‘En route’ to better logistics visibility
The global reefer trade expanded 3% in 2021 to reach 290 million tons, of which 48% was seaborne, Drewry estimates. For the seaborne perishables sector specifically, the volume was up 2.3% on 2020 to about 138 million tons, the maritime research consultancy says. The volume of bananas, the 2nd largest seaborne commodity group, shrank 5%, while meat, which ranks first, with 23% of all seaborne reefer trade, nudged its volume up 1.5% despite less imports by China. Though fresh vegetables make up the largest commodity group in the global reefer trade, just 28% of it is moved by sea, compared to 80% for bananas.
Higher freight rates and other challenges
Drewry forecasts a compound annual growth rate of 3.7% to 2025 across all commodities in the seaborne reefer trade, with a CAGR of 4.4% for containerised reefer traffic. In a webinar in February on its Reefer Shipping Market Outlook, it said containers took 88% of global reefer trade in 2021, with the remainder shared by specialised reefers and some fruit juice tankers. “By 2025, over 91% of all cargo will be containerised as investment in specialised reefers trickles to a halt amid uncertainty on future fuel alternatives and container supply chain domination,” it said. In the first quarter of 2022, reefer freight rates were continuing their upward trend (playing catch-up with dry cargo rates), with the Drewry global reefer container freight index 50% above Q1 2021 and double Q1 of 2020. Carriers are avoiding certain cargoes, particularly fresh produce, that involve destinations seen as “too ‘exotic’ and with too many transshipments”, and the traditional reefer imbalance has become worse than ever for shippers in the Southern Hemisphere.
Once critical mass is reached in smart device installs, the next step for shipping lines will be to focus on supply chain visibility service offerings, Drewry says.
‘Smart’ container fleet to expand 8-fold in next 5 years
Smart containers have gained prominence due to Covid-19 and the resultant supply chain disruption, which has highlighted the need for better cargo visibility to cope with longer and more volatile transit times. And the pace of adoption of smart containers is accelerating, Drewry also says. ‘Smart’ containers are those fitted with a telematics device providing real-time tracking and monitoring. Drewry estimates that by the end of 2021, just 3.6% of the whole global container equipment fleet was fitted with smart technology devices, but as much as a third in the case of the maritime reefer container fleet. It expects that in the next 5 years, the number of smart containers will grow to 25% of worldwide box inventories. Once critical mass is reached in smart device installs, the next step for shipping lines will be to focus on supply chain visibility service offerings, Drewry says.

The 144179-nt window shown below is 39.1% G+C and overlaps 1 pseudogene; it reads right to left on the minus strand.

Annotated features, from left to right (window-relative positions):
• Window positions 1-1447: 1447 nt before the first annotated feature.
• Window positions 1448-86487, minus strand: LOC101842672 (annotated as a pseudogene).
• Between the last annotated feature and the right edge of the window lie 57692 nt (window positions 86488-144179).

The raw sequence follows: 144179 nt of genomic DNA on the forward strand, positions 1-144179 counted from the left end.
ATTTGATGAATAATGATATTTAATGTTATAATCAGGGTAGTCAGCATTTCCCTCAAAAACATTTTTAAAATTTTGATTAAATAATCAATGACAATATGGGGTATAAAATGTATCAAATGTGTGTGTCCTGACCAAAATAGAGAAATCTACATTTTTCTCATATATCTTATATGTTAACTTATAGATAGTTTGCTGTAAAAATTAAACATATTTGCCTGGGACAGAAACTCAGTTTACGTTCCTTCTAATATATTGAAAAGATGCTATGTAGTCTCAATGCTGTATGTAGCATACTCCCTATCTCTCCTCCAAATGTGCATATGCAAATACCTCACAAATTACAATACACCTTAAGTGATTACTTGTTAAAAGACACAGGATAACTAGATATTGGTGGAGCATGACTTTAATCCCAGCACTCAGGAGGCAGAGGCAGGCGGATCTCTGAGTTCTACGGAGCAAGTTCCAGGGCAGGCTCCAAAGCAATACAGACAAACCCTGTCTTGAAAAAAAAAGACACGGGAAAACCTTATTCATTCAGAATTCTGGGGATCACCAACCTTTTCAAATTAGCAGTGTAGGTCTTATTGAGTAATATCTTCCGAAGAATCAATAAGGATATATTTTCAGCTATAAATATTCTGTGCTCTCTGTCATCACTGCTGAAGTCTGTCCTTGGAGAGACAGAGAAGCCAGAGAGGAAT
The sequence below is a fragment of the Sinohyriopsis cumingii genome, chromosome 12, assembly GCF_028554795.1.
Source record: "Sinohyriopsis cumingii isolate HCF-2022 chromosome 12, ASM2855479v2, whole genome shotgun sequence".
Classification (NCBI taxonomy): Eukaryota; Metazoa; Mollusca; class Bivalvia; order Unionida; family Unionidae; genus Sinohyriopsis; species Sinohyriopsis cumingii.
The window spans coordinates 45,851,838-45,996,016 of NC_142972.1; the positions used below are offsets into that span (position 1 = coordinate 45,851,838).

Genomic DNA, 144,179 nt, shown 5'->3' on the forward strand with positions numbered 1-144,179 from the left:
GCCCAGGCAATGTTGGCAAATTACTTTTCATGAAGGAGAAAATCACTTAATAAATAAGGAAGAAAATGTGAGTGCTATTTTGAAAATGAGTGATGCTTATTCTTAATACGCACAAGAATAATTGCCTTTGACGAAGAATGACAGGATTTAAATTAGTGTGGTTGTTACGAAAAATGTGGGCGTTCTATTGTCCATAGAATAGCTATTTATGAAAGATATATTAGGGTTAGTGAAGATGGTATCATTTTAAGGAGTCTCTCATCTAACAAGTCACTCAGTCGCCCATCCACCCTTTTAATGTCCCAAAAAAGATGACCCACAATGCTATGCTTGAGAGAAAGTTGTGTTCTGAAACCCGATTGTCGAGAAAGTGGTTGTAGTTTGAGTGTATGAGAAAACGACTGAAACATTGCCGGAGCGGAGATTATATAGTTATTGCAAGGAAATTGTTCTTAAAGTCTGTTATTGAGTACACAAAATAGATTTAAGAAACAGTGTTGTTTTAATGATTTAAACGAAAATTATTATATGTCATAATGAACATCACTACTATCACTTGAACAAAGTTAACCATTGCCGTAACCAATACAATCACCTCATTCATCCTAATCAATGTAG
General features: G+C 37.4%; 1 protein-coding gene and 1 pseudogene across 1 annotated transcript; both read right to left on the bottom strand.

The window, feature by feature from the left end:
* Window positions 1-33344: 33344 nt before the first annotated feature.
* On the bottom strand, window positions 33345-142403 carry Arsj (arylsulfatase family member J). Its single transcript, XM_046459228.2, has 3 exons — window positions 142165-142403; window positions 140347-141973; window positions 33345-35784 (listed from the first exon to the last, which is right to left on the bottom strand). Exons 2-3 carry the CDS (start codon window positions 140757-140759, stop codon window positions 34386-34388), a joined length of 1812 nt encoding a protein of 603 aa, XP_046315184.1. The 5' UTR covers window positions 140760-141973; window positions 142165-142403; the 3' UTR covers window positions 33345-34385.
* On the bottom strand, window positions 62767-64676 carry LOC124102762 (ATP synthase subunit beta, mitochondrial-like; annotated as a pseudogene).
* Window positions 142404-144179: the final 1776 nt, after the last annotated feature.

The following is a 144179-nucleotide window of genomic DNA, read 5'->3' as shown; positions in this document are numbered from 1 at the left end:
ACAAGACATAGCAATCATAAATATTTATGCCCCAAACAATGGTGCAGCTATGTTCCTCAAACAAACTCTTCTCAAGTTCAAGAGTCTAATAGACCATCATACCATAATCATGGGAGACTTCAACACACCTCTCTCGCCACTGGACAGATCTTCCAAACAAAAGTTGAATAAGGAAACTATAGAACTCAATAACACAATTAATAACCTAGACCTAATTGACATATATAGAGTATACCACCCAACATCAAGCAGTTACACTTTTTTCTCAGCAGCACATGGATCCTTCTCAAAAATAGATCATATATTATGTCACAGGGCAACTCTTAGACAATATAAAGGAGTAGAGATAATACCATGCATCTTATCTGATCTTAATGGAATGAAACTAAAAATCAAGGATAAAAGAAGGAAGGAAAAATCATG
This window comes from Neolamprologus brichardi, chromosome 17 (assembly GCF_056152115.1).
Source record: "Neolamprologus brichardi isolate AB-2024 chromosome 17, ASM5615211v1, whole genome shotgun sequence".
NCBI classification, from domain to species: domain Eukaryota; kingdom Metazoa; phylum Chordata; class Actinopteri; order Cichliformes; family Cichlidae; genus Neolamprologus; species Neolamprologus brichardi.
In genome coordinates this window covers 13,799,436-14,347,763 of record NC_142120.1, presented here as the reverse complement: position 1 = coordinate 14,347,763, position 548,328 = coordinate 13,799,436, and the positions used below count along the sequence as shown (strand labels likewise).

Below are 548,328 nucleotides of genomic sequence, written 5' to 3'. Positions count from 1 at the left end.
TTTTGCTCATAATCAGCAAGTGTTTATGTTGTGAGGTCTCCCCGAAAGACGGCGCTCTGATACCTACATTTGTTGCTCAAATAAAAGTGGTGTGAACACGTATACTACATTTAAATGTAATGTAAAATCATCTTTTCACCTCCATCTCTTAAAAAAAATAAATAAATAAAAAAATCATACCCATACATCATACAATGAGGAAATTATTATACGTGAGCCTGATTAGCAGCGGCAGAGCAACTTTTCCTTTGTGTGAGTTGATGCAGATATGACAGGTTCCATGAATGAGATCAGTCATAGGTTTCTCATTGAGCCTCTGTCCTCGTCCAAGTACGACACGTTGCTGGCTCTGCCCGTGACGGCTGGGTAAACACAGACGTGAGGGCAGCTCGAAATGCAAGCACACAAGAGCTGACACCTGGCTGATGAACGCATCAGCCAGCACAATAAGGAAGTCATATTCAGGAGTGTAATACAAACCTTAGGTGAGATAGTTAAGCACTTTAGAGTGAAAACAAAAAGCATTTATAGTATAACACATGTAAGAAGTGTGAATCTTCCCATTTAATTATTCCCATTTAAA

Blockchain can reduce bottlenecks, bother
Also on the topics of transparency and efficiency, the Port of Rotterdam says digital solutions are already fostering more trust, transparency and greater efficiency in the logistics chain. In a recent white paper titled “Data Insight Increases Speed and Reliability in Agrofood Logistics”, Erik van de Kamp, Business Manager Digitalisation at Port of Rotterdam, says digitalisation also paves the way for exchanging more product information including with consumers. “Smart containers can collect all kinds of data during transport, which is useful for all parties in the agrofood supply chain and can be used to optimise processes even further.” The paper says Portbase and Naviporta are only two examples of how digitalisation can make the agrofood supply chain more agile by sharing data neutrally and decentrally. Naviporta is an open platform using blockchain technology to allow users to verify and share documents quickly and easily, while Portbase, with over 5,500 clients and tens of thousands of users, is now the largest Port Community System in Europe and has automated and digitalised more than 30 sub-processes. Naviporta’s Quay Connect solution simplifies customs procedures from the Netherlands to the UK.
Growing push for shipping to be more respectful of sea
In late June, Green Marine Europe (GME), the environmental certification for European maritime transport, published its annual performance report, welcoming the fact that French-based CMA CGM, one of the world’s largest container lines, is now among the programme’s 13 certified ship owners representing a fleet of 323 vessels. It also highlighted CMA CGM’s commitment to end the transport of plastic waste aboard any of its ships as of June 1, 2022. The presence of this “heavy weight” player in global container transport sends a strong signal to the rest of the international maritime services community on the importance of environmental engagement, GME said. Its certification program deals with prioritised environmental issues related to air and water quality, the protection of biodiversity, and waste management, providing a framework for maritime companies to measure their environmental footprint and subsequently reduce it.